Also, I'm well aware of the backlight issue (and, unfortunately, there isn't much that could be done against it). It's either shooting video from the stage lip (stage-left) or from the back of the venue with the backs of people's heads on the view frame. Moving around with the camcorder or the dslr will be a no-go in this tiny room.


I might try my luck with a mic stand next to the soundboard and some double articulated arm clamped to my video tripod (or truss, if any).

BTW: I already had my accreditation to record the last full production show of the tour (at a movie theatre in Florence) in November but that gig was canceled at short notice. So, something is always better than nothing.
« Last Edit: December 27, 2014, 11:19:47 AM by if_then_else »

Offline 2manyrocks

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2 cameras increase your odds of getting something useable.  2nd camera can be set for that unusual position.  If WiFi controlled, also avoids crowd issues.  I saw one video featuring the drummer mid song.  They had positioned a second wifi cam shooting from behind her over her shoulder.  With the backlight you face, could give you use able video. 

Offline if_then_else

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Thanks again for your kind advise.

I could use my Pentax K5-ii dslr with a wide-angle lense as my 2nd camera. It's great in low light, but imposes other restrictions (MJPEG format, file size, manual focus, no wi-fi control). So, I'd have to use my shoulder mounted rig and leave the microphone stand unattended in the meantime.

The more I think of it, the more I realise that it will be pretty difficult for the band to squeeze in all their equipment onto the stage, too. There's a decent chance that at least one band member might have to set up his gear in the room. I've seen this kind of situation before at the other (similar sized) venue I had mentioned in my previous post.

So, after all, I guess it's going to be the safest thing to clamp the camcorder to my microphone stand and to film from the "far" end of the room (which will be approx. 6 meters from the stage lip).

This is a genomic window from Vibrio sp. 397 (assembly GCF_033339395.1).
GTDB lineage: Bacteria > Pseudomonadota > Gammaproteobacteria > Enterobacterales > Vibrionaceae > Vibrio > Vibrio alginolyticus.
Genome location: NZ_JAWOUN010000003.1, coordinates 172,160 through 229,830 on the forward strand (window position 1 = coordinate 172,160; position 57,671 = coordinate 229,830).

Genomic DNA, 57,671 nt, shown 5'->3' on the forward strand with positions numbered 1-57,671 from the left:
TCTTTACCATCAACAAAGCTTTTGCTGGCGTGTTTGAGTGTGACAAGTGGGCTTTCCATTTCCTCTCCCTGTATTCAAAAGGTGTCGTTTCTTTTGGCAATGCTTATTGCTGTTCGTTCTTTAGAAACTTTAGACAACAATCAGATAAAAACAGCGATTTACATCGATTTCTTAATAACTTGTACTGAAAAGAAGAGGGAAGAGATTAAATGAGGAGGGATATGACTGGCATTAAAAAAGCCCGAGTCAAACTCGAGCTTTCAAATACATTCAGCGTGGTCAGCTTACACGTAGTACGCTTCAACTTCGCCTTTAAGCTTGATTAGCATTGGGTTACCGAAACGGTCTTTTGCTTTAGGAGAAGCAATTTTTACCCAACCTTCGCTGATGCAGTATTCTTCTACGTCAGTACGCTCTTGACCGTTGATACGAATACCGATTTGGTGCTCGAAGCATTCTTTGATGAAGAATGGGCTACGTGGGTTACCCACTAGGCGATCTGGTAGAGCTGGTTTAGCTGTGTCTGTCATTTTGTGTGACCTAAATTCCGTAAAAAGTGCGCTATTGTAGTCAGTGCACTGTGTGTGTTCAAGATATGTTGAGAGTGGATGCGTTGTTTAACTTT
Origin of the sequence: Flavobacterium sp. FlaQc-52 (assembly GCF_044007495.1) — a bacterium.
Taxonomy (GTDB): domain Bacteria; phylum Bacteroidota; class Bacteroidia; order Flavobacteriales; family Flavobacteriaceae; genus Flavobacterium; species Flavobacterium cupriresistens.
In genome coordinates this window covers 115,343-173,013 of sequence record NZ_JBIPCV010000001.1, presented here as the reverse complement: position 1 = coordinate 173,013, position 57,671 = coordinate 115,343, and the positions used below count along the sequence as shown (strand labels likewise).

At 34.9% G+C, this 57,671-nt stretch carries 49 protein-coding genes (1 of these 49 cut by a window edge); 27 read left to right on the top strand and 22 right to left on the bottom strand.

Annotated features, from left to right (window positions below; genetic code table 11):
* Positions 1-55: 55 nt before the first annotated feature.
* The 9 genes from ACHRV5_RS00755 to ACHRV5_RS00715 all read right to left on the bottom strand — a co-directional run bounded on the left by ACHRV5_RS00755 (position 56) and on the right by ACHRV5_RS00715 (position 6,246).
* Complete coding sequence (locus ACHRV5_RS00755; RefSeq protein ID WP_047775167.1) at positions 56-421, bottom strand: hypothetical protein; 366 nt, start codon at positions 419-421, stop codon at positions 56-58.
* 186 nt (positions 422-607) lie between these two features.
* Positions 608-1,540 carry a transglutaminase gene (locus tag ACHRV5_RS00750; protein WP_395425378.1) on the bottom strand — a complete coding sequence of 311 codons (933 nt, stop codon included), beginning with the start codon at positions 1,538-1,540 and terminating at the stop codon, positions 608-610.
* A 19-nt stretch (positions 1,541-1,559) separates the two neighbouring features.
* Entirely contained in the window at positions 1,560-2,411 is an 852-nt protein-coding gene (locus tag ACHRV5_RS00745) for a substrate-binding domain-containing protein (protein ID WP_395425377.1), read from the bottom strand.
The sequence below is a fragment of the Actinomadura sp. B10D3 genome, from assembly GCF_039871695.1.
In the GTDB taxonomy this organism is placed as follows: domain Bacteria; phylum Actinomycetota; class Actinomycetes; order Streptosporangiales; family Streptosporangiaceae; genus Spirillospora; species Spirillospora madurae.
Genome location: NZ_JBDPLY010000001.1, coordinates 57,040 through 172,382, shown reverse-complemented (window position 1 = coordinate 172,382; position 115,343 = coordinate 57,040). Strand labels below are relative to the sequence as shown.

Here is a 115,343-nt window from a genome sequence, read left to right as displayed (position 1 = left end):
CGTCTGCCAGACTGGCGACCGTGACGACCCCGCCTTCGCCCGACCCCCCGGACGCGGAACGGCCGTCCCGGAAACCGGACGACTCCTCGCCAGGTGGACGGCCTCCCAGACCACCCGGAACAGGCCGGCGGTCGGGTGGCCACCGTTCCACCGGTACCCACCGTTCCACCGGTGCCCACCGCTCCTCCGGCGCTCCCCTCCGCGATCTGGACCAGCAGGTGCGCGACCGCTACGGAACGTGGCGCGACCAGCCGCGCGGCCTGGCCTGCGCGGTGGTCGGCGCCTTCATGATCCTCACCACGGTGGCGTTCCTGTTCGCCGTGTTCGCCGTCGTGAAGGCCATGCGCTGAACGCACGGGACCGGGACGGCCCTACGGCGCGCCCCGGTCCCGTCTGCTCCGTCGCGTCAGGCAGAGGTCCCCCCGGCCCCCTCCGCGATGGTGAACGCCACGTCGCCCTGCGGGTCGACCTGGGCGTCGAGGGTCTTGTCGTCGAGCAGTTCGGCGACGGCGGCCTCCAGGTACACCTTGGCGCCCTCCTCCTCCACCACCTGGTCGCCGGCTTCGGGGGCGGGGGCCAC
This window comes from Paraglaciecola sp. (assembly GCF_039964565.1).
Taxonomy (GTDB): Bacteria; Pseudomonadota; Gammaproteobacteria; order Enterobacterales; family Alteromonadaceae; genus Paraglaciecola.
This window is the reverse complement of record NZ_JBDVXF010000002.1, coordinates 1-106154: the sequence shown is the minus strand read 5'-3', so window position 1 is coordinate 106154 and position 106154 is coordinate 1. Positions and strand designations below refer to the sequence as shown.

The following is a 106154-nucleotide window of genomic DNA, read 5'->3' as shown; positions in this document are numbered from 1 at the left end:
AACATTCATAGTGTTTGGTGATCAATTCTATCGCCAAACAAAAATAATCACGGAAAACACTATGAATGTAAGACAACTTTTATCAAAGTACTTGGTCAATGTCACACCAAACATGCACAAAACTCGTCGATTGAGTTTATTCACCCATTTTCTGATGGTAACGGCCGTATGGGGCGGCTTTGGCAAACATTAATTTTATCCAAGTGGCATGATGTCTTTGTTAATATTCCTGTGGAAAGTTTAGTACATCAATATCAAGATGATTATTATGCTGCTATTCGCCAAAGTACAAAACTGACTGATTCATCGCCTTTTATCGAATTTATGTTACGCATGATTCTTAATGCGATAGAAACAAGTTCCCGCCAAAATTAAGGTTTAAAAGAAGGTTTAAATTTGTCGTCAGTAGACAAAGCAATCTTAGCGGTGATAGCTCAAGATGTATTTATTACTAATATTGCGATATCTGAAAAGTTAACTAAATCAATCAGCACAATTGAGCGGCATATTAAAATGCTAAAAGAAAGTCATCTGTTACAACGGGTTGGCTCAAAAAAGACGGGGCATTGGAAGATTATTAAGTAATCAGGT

BTW: This is some footage of the band. Not my own recording (and it certainly suffers from other issues), but just to give you an impression.

http://vimeo.com/98751174

Offline 2manyrocks

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Not sure I'd leave my equipment unattended.  Too easy for it to disappear in a crowd.

Some folks will clamp a second camera somewhere and let it run even if they had to restart because of the file limit on some cameras.     I have had an instance where I did this and ended up liking the "B" video better than the "A."  The B camera was shooting closer in and gave a much better perspective than the A camera further back.  But I knew going into it that I would have the A camera video whether the B camera worked out or not.  The A camera gave me continual video and the B camera gave me some close up perspectives to toss in. 

If you try shooting B camera from the side, at least the band can sort of keep an eye on it and maybe it would give you the additional camera perspective to make things interesting. 

Have you looked at the clamps and rigging thread?  Lots of good ideas there.  http://taperssection.com/index.php?topic=151303.0

« Last Edit: December 28, 2014, 06:39:50 PM by 2manyrocks »

Offline if_then_else

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Thanks for your suggestions.

I might ask the host of the event, a local radio dj, to keep an eye on the 2nd camera and (if necessary) to give it a restart.
I had promised him a copy of the footage anyway, so he should at least have some interest in a decent recording.

Thanks also for the heads-up regarding the clamping and rigging thread. That's where I got some of the inspirations for my rig. ;)
The thing is that the layout of the venue doesn't leave you with many options.

OK, I'll see how it goes. Still three weeks to go till the event.